Think engineering students are smart, awkward nerds? Think again

By Wiwin Hartini

I still remember my first day at PSU as an electrical engineering transfer student from Clark Community College. I was excited and shocked. I was used to classes of about 20 and suddenly there were 100 students. I remember asking myself, “am I ready for this?” or “Is this how the program was set up?”

The truth is, as you take higher level courses, the class size gets smaller. But I didn’t think about that at the time. Also, as I have taken more engineering classes, I have learned more than just the subject. I’ve learned some “realities” of studying engineering. Here are a few:

You are more than smart.

Stop by PSU engineering building in the evening—7-8 p.m. is okay during weeks 8-10 of the term—and don’t be surprised to find a lot of other students. I’ve heard that some students stay overnight since most labs are available 24/7! And don’t worry, some of the food carts across from the engineering building are open in the evening, and if you need parts for your projects, there are vending machines! The point is, engineering students work very hard. It’s not just about being smart. It’s more about persistence.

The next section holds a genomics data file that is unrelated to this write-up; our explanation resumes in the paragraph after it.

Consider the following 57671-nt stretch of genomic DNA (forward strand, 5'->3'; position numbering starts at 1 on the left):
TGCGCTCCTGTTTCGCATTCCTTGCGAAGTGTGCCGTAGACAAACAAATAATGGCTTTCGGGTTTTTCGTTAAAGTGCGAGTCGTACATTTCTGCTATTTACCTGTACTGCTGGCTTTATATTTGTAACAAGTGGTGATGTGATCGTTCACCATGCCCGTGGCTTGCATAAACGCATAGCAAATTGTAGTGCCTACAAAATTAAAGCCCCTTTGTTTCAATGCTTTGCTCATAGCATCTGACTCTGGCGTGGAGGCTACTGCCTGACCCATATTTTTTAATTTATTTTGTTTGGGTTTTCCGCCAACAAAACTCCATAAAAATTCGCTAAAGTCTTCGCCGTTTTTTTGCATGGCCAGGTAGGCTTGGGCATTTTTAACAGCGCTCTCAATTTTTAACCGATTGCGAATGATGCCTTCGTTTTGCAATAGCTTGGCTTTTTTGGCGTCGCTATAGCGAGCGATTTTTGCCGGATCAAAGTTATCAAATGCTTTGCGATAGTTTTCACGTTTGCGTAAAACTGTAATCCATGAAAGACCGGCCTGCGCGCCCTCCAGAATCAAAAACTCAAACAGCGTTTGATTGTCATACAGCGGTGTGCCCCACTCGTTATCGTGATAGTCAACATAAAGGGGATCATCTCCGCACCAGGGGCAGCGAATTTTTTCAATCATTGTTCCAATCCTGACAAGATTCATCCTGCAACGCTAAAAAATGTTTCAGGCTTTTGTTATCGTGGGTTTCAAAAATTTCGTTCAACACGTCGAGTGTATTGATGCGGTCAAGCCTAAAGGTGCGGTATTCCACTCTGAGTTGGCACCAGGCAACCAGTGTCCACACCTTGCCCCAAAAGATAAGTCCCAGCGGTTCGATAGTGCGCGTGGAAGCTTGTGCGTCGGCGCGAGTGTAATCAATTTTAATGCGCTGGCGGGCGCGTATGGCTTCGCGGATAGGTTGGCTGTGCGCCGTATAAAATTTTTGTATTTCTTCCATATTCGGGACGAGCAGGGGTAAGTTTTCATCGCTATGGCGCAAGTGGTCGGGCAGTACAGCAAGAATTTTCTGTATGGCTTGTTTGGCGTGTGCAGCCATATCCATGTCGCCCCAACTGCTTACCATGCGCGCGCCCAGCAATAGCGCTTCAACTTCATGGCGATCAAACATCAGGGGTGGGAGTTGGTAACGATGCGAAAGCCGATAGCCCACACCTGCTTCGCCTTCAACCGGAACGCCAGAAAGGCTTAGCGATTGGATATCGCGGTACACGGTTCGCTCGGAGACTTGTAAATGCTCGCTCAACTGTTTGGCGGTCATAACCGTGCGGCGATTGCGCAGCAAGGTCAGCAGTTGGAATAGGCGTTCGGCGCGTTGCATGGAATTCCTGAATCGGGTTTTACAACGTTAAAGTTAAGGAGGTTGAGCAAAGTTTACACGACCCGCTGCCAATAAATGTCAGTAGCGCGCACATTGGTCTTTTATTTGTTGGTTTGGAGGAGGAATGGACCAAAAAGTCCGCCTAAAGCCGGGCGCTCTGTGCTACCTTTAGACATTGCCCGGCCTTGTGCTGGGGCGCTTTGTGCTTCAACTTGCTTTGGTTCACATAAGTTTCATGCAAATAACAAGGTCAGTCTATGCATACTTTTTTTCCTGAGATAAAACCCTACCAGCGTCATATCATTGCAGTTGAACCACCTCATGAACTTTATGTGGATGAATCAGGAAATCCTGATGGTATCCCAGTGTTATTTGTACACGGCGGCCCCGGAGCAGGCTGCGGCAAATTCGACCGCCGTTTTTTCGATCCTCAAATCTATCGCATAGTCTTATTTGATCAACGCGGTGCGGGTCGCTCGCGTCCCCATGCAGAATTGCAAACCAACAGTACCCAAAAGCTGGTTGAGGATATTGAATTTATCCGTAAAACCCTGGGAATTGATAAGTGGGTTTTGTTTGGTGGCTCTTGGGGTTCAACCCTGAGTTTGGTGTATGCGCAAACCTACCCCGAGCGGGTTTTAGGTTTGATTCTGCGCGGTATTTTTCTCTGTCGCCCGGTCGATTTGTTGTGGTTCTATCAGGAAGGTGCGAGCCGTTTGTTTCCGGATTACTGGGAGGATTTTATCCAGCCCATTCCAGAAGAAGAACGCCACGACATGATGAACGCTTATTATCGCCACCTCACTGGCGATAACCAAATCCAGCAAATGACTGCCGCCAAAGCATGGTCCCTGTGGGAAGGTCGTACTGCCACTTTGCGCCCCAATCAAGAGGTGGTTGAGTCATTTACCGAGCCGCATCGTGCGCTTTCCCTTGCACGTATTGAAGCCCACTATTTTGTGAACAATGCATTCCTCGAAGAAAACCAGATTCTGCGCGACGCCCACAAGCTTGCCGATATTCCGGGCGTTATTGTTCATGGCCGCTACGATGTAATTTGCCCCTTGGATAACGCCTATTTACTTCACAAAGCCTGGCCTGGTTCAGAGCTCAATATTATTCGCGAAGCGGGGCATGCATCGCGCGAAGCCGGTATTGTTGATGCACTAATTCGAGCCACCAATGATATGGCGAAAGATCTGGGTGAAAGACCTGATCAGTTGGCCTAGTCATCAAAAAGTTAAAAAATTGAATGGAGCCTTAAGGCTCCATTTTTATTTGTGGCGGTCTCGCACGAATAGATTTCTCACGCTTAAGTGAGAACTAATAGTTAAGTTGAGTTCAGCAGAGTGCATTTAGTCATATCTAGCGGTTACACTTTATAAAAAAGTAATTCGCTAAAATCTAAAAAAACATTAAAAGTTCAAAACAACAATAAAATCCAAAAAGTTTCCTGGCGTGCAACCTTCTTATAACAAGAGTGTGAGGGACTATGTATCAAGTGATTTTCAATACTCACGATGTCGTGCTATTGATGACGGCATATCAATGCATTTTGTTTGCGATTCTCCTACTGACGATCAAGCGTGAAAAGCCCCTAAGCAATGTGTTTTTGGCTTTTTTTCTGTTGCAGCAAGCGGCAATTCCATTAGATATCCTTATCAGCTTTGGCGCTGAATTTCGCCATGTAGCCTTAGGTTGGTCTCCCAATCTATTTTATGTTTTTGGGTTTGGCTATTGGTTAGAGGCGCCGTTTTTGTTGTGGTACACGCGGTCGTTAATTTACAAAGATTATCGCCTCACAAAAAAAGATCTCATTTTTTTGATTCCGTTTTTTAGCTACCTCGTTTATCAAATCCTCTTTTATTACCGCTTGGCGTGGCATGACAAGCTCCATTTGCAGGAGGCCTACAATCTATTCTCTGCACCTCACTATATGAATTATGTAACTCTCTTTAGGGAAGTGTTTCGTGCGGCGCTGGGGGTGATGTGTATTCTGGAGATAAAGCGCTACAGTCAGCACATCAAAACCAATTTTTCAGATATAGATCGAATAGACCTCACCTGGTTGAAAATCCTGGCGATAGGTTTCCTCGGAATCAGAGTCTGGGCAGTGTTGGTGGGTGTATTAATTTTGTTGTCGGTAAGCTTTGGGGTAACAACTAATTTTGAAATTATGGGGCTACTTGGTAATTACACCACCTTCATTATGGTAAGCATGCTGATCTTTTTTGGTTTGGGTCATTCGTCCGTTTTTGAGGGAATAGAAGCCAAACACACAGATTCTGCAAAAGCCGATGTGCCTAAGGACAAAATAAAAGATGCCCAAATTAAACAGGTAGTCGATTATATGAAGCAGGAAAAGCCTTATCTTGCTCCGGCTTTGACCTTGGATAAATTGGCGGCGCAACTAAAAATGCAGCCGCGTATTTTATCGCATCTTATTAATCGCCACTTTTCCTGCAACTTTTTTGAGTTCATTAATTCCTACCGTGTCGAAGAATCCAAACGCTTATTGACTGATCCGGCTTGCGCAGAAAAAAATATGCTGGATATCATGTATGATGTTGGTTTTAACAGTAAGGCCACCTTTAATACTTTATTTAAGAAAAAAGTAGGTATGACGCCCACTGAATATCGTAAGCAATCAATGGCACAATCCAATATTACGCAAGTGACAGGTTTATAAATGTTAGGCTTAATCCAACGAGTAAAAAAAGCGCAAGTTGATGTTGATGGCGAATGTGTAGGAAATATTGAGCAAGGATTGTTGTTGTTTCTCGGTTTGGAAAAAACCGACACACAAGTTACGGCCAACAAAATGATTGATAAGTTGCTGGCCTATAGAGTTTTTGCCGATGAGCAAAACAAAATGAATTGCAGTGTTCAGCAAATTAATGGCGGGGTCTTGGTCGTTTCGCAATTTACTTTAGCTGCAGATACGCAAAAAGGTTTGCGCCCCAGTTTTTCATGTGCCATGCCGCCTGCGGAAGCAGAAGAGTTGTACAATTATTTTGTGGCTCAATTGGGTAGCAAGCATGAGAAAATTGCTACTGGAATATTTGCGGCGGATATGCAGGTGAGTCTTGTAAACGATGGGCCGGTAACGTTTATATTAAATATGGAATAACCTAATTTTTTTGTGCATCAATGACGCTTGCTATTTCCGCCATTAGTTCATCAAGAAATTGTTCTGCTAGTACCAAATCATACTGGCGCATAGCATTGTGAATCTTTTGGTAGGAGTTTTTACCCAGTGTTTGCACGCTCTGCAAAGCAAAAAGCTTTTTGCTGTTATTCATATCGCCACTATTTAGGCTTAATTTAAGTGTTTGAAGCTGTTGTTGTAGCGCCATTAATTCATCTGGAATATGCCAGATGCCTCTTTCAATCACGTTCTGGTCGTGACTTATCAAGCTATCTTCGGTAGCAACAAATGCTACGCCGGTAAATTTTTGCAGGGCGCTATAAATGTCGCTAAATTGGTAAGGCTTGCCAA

Can you fix this?

I’d say that what we learn in an undergraduate engineering program is actually the fundamentals of applied physics. I took Electronics II, where we learned how to design a simple mini operational amplifier. We touch on many fields such as power, computers, signal processing, microelectronics, etc. It’s hard to be good at all of them, but engineering focuses on problem-solving methods. So, yes! Given reasonable time and resources, we can fix things.

Do we lack social and communication skills?

It’s a typical stereotype to say that engineers do not know how to start a conversation and prefer to work alone. I’ve learned that engineering requires a lot of “teamwork.” Can one person build a bridge? I spend my days in the basement of the Engineering Building working with students from many other countries, including U.S. students who’ve had work experience. We’ve had to learn to understand different perspectives and communicate creatively to get our projects done.

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